Where to get funding to grow your business
Investors will usually provide capital in exchange for equity—an ownership share and active role in the company, which includes a portion of the profits. In most cases, investors will require your business to be an LLC or a corporation.
Lenders like banks or credit unions offer business loans that can be paid back over time. Getting a business loan as a freelancer or small business owner can be challenging, particularly if you are a sole proprietor. Lenders often view freelancers as a risky investment. With significant income fluctuations, no protection against liability, and no backup in case of a personal emergency, you could end up unable to repay the loan. US Small Business Association programs are available that can guarantee a percentage of your loan, reducing the risk to lenders.
Other self-employed funding options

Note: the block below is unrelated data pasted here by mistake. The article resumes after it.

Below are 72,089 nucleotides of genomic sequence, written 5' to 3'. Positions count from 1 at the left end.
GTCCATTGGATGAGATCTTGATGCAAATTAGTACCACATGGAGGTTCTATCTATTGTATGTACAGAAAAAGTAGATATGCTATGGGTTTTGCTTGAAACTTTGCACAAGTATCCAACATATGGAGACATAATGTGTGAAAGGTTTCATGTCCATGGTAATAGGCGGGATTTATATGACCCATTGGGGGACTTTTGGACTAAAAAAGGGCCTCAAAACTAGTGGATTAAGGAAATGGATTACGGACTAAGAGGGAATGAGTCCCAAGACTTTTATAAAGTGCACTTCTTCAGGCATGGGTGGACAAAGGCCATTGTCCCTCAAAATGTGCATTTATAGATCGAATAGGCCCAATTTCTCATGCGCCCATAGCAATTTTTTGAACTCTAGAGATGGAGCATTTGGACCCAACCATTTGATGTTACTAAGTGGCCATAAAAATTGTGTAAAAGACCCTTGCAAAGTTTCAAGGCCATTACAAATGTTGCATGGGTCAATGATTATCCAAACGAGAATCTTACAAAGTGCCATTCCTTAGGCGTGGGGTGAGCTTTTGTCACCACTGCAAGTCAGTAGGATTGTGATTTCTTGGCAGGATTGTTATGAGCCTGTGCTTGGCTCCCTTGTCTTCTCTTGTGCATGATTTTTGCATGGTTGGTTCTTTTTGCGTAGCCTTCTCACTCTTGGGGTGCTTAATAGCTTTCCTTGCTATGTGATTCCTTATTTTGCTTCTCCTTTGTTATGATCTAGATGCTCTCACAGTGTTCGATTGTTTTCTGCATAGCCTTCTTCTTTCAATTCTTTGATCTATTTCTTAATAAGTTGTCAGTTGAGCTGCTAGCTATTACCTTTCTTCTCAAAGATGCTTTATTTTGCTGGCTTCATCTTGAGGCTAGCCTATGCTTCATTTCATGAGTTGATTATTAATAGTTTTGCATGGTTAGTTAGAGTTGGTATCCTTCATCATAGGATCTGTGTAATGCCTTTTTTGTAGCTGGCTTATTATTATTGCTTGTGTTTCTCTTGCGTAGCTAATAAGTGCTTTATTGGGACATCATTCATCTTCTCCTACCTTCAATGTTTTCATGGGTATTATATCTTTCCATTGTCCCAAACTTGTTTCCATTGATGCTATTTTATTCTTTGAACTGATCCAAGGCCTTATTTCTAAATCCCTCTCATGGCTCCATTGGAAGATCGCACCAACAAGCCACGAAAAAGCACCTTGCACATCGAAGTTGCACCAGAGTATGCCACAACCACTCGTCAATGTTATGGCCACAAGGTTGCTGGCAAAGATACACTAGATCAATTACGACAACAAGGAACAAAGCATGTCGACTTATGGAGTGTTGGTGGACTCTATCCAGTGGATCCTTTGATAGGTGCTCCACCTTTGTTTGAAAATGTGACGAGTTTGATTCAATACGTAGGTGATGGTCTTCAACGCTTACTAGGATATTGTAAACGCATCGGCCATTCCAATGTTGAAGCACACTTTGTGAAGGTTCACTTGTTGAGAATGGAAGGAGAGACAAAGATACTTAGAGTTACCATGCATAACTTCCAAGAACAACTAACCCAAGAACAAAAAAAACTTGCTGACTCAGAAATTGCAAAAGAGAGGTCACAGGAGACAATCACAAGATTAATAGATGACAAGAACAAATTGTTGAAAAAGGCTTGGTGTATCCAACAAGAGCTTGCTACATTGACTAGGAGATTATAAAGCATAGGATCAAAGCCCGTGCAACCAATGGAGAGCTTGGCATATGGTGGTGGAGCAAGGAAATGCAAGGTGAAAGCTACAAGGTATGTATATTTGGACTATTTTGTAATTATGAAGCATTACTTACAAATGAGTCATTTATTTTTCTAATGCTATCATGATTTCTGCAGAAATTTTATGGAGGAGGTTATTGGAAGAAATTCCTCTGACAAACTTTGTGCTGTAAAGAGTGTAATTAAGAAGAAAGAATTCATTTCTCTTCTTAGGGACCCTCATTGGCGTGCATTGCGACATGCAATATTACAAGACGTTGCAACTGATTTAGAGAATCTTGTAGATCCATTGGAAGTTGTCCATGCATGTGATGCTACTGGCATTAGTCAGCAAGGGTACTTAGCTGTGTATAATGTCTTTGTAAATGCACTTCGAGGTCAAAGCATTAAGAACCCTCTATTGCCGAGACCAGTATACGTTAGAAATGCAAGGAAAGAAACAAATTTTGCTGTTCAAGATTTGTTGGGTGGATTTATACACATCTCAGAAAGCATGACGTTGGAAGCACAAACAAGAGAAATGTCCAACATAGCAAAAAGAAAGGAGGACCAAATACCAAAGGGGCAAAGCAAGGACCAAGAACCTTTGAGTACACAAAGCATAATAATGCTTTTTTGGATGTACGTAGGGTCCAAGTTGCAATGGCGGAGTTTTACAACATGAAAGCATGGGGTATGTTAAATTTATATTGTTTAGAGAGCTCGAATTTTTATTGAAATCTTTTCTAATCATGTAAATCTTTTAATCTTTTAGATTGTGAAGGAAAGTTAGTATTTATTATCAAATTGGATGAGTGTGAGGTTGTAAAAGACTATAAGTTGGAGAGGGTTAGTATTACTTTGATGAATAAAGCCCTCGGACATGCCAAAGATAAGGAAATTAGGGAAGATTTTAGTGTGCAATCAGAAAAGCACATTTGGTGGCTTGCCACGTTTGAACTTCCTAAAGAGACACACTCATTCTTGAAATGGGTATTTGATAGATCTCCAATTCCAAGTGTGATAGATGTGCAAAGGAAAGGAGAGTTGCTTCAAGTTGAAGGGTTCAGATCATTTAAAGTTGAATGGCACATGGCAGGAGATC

- Personal loans determine eligibility based on personal credit and income, rather than business financials. Personal loans can be easier for freelancers to obtain, but they may come with higher interest rates, fees, or penalties.
- Lines of credit, such as a personal or business credit card, can be used for expenses up to a certain limit.
- Invoice financing provides capital based on outstanding invoices, and can help to smooth cash flow while you wait for payments to come in.
- Crowdfunding raises money through the broader public, providing a reward or perk in exchange for capital. If you choose to raise money through crowdfunding, you’ll often do it through an online platform that will take a percentage of the money you raise.
- Grants are available to certain types of freelancers at a national and regional level, especially those who work in the arts.